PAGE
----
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The National Park System received more than 282 million visits in 2012, producing $14.7 billion in visitor spending and supporting 243,000 jobs in its surrounding communities, government officials announced Monday.
Officials also released figures estimating the effects of the Oct. 1-16, 2013 government shutdown at loss of 7.88 million visits and $414 million less in visitor spending. The full 2013 report will be available about a year from now.
The annual survey and extra report (covering 401 National Parks, Recreation Areas, Monuments and Memorials) reinforce the large impact of the National Park System on the local and national level. In total, officials estimate that NPS produced $26.8 billion in economic output for the nation in 2012.
“The lodging sector saw the highest direct contributions with more than 40,000 jobs and $4.5 billion in output directly contributed to local gateway economies nationally,” officials said. That doesn’t include an additional $358.9 million in output from camping fees. “The sector with the next greatest direct contributions was restaurants and bars, with 51 thousand jobs and $3 billion in output … with an additional $1.1 billion in output from purchasing food at grocery and convenience stores.”
Economic output to other recreation activities (including tours and outdoor services) came to $1.5 billion in 2012 and retail sales benefited $411 million in output.
The NPS changed its measuring mechanics for 2012 to better reflect visitor spending and economic multiplier effects at each individual park, versus the previous 14 years of calculations, which imposed more broad multipliers at all the parks. This makes most comparisons to those previous years imprudent, officials said, although they noted that NPS visit numbers did increase by 1.4 percent over 2011.
Taking a look at some of the more interesting figures in the survey, out of the total visits to the NPS, 30 percent are multi-day visitors staying outside the park in a motel, hotel or bed and breakfast, while 6 percent of multi-day visits camp outside the park, 3 percent camp inside the park, and 1 percent stay overnight in an NPS lodge. Twenty-four percent of visits involve non-locals making a day trip, while 19 percent of day visits are from locals.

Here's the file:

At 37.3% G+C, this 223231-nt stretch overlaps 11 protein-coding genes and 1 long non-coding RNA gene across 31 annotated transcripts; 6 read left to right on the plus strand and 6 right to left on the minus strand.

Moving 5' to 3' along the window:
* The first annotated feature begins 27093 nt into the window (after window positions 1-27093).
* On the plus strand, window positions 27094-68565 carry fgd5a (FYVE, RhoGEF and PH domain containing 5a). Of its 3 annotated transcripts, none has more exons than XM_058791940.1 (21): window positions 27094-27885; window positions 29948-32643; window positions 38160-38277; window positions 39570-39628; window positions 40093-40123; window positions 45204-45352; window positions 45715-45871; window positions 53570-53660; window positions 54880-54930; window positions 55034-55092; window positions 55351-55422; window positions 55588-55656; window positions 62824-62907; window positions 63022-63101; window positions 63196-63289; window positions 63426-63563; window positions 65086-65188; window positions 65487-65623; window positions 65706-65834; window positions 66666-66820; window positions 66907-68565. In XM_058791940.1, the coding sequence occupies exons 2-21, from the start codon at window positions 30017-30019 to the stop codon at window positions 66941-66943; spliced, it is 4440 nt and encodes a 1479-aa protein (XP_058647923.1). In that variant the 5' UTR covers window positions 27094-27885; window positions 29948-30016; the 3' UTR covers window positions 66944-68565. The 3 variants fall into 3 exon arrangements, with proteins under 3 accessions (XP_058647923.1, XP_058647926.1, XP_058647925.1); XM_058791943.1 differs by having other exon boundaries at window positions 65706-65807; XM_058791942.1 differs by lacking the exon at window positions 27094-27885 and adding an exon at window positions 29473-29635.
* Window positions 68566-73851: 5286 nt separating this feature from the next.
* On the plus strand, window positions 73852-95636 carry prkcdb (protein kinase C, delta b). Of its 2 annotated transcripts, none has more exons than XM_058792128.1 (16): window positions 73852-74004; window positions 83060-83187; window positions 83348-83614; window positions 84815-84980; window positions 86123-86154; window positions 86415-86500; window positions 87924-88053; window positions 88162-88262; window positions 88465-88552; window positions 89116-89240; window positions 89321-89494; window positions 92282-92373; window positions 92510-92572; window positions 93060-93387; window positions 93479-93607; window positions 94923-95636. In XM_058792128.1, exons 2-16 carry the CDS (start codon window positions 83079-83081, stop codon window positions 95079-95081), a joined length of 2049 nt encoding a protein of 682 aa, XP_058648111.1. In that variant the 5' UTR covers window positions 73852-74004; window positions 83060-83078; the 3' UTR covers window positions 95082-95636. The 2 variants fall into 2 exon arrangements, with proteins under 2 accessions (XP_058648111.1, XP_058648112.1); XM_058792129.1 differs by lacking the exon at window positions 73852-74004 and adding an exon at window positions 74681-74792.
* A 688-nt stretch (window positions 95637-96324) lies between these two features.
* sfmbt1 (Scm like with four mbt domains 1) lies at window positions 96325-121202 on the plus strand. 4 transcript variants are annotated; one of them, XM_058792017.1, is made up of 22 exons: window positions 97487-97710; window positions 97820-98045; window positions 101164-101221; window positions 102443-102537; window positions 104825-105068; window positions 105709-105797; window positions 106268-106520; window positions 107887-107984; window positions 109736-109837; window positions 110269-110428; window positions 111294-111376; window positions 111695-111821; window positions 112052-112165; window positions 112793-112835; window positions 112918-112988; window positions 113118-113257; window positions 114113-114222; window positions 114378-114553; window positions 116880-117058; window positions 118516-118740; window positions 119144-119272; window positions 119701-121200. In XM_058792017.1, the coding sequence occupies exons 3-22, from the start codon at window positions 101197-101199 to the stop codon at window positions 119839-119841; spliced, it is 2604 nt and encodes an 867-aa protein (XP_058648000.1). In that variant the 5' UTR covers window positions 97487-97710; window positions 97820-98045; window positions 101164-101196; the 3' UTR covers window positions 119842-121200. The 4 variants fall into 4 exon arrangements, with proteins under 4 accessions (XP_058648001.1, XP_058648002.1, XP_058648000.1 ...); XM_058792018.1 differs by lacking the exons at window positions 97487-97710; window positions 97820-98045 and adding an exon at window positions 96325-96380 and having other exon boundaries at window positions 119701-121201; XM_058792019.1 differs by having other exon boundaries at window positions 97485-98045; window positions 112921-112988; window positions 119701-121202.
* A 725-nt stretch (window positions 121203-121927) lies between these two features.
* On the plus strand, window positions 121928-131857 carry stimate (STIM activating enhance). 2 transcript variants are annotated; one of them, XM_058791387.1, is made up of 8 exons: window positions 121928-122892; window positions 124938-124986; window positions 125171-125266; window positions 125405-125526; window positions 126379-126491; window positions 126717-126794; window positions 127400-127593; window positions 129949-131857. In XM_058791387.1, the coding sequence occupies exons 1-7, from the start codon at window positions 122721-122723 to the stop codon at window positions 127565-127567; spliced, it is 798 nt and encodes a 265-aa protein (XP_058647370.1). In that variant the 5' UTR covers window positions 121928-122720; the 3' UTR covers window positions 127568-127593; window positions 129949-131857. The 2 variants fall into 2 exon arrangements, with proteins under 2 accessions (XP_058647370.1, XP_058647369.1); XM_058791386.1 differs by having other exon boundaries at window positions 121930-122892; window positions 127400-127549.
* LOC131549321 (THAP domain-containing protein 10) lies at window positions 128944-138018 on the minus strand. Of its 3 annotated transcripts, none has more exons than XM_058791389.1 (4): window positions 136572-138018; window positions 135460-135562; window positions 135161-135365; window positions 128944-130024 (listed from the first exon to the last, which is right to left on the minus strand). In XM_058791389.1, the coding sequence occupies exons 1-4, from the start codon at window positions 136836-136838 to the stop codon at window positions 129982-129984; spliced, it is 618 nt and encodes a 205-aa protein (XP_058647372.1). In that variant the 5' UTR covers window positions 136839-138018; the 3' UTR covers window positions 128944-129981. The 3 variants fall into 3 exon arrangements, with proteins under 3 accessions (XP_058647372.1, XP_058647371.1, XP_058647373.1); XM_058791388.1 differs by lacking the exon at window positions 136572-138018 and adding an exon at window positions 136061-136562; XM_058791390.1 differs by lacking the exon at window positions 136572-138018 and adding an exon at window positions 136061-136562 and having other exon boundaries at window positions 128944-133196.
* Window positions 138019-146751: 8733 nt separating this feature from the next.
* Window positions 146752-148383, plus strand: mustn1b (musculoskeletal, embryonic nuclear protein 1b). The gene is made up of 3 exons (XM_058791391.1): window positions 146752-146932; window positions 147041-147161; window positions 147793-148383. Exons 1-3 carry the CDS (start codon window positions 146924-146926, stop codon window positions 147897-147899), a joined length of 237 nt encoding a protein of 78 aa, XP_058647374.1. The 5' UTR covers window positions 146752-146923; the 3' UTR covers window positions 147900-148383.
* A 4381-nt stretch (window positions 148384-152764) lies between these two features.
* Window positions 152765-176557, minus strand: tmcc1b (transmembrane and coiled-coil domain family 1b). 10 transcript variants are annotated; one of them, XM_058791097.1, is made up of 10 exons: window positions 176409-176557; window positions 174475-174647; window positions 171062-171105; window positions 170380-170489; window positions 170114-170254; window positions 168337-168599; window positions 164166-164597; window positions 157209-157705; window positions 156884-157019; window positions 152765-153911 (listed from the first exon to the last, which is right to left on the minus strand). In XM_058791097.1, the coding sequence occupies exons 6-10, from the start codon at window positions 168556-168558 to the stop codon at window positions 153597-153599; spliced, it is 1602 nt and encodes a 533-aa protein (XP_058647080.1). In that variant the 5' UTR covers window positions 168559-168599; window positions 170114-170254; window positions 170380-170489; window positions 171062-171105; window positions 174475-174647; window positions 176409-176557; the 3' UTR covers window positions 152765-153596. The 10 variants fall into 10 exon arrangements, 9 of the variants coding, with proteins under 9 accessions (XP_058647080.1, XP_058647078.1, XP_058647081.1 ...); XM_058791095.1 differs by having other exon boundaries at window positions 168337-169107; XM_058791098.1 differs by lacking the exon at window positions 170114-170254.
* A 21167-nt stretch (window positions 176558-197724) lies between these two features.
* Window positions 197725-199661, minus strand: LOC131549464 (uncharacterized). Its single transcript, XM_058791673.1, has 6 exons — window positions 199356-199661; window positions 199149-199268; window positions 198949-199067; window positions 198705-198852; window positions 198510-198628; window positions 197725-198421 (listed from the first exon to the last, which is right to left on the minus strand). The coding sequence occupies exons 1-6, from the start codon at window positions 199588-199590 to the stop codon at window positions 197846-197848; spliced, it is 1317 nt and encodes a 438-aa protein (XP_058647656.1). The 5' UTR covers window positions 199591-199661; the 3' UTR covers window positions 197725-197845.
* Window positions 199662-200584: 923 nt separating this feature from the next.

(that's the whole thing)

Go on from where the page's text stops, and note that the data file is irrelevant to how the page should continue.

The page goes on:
Which National Park got the most visits in 2012 (excluding recreation areas, monuments and memorials)? No. 9 might surprise you.
1. Great Smoky Mountains National Park 9.7 million
2. Grand Canyon National Park 4.4 million
3. Yosemite National Park 3.9 million
4. Yellowstone National Park 3.4 million
5. Rocky Mountain National Park 3.2 million
6. Zion National Park 3 million
7. Olympic National Park 2.8 million
8. Grand Teton National Park 2.5 million
9. Cuyahoga Valley National Park 2.3 million
10. Glacier National Park 2.2 million
Including all NPS recreation areas, The Blue Ridge Parkway (15.2 million) and the Golden Gate Bridge (14.5 million) received the most visits in 2012.
Looking ahead to 2013 and the impact of the 16-day national government shutdown, officials said communities in California, Arizona, North Carolina and Wyoming will see the largest negative impacts from the decline in visitor spending.
States that spent their own money to reopen the National Parks early did benefit from the investment, officials said. For example, Utah, which had its major parks and recreation areas open on its own for six days, spent about $1 million do so, generating 153,400 visits and $9.9 million in visitor spending.
“Overall each dollar funded by the states (Utah, Colorado, South Dakota, Arizona, New York and Tennessee) was estimated to have generated an additional $10 in visitor spending,” officials said.
U.S. Geological Survey economists conducted the reports for the NPS and independent professionals formally peer-reviewed them, officials said.